NEW YORK (AP) — One reason "Dallas" became a cultural phenomenon like none other is that Larry Hagman never took its magnitude for granted.
During an interview last June, he spoke of returning to Dallas and the real-life Southfork Ranch some months earlier to resume his role of J.R. Ewing for the TNT network's revival of the series. There at Southfork, now a major tourist attraction, he came upon a wall-size family tree diagramming the entanglement of "Dallas" characters.
"I looked at it and said 'I didn't know I was related to HER!'" Hagman marveled. "And I didn't know THAT!"
In its own way, the original "Dallas" — which aired on CBS from 1978 to 1991 — was unfathomably bigger than anything on TV before or since, while J.R. Ewing remains unrivaled not just as a video villain but as a towering mythical figure.
All this is largely thanks to Hagman and his epic portrayal of J.R., a Texas oilman and patriarch who, in Hagman's hands, was in equal measures loathsome and lovable.
Hagman, who died Friday at 81, certainly had nothing more to prove a quarter-century ago when "Dallas" ended after 14 seasons.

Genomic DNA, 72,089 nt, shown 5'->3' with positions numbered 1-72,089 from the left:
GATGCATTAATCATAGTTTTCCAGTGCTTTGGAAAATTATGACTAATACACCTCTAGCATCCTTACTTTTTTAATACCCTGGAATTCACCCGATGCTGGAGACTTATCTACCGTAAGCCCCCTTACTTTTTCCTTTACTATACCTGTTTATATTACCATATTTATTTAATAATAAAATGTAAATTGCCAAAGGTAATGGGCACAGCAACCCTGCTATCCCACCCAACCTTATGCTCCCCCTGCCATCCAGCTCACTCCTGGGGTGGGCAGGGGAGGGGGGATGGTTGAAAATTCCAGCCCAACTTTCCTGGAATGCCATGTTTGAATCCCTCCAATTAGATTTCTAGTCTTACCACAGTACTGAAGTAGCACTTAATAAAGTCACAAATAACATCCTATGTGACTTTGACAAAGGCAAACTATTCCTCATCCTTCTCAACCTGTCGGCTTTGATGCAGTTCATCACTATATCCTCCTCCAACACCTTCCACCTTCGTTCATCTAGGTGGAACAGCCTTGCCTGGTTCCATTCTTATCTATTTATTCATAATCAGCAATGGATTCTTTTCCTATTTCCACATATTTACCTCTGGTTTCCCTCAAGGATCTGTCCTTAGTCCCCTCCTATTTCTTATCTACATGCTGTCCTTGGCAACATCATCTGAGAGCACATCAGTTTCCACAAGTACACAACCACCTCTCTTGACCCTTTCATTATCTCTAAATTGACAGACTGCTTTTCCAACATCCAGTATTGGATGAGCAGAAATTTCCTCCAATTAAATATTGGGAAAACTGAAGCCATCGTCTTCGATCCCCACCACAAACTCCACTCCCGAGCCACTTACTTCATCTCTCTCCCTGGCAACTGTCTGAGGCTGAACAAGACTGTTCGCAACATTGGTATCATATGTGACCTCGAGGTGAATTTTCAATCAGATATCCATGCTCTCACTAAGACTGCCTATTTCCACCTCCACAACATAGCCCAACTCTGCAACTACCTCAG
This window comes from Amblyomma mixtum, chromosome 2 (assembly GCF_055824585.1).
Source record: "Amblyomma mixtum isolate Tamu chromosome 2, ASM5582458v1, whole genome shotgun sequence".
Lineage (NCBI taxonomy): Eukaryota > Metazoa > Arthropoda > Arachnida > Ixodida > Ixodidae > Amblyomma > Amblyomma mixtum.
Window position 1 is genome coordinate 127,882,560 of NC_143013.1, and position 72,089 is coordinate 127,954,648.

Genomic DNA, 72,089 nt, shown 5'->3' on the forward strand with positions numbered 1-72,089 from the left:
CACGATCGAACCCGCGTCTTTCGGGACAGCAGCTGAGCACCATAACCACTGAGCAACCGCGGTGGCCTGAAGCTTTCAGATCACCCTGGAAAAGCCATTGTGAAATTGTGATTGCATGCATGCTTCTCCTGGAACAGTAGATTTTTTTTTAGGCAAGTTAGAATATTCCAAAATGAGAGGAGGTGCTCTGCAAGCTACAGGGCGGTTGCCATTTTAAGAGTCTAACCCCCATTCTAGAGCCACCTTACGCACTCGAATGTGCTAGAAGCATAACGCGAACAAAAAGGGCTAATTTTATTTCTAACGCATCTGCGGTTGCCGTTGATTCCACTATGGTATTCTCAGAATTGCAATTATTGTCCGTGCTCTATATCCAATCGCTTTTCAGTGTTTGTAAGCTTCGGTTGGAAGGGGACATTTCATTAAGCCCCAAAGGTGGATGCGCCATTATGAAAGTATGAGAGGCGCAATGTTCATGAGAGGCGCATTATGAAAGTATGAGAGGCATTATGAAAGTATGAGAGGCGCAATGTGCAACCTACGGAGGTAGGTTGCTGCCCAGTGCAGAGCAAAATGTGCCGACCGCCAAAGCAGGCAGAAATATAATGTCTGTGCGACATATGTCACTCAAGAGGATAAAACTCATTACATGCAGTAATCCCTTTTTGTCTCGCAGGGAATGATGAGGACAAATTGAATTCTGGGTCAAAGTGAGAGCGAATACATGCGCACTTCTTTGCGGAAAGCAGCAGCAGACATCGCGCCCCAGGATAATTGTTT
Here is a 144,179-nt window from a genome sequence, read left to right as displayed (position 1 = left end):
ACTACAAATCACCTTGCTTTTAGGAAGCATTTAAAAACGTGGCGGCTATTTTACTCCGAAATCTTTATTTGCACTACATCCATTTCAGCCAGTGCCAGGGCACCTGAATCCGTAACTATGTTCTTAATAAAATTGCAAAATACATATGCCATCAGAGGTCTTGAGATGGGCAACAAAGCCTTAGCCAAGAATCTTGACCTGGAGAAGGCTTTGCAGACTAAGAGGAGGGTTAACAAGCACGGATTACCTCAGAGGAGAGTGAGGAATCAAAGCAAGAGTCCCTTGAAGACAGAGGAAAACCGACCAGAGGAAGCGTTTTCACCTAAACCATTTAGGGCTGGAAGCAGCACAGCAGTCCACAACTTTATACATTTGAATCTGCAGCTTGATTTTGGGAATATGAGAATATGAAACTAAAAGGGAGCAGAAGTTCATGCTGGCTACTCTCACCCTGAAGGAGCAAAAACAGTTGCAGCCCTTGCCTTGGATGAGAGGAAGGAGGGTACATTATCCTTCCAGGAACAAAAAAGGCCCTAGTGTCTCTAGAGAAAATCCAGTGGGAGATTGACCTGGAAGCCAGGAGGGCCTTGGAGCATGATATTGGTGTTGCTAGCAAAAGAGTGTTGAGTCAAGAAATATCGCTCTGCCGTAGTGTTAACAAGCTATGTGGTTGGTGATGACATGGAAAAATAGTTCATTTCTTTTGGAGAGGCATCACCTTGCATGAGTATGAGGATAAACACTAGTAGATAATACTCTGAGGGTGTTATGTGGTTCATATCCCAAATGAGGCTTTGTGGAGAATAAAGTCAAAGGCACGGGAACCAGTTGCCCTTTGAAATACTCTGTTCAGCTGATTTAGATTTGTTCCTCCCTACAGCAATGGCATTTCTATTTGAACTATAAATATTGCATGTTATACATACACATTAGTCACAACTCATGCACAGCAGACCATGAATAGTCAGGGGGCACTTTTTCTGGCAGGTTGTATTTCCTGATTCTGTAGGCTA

But in the series revival, whose first season aired this summer, J.R. was even more evil and deliciously conniving than ever. Though visibly frail, Hagman knew how to leverage J.R.'s vulnerabilities as a new form of strength to wield against his rivals. Hagman knew how to double-down on J.R. as a force the audience could hiss and cheer with equal delight.
Of course, in his long career, Hagman did more than star in "Dallas" and tackled more roles than J.R. Ewing. Had "Dallas" never come along with its operatic sprawl of power, corruption and family feuds, Hagman would likely be remembered for an earlier series, "I Dream of Jeannie," the 1960s sitcom about an astronaut and the genie who loved him.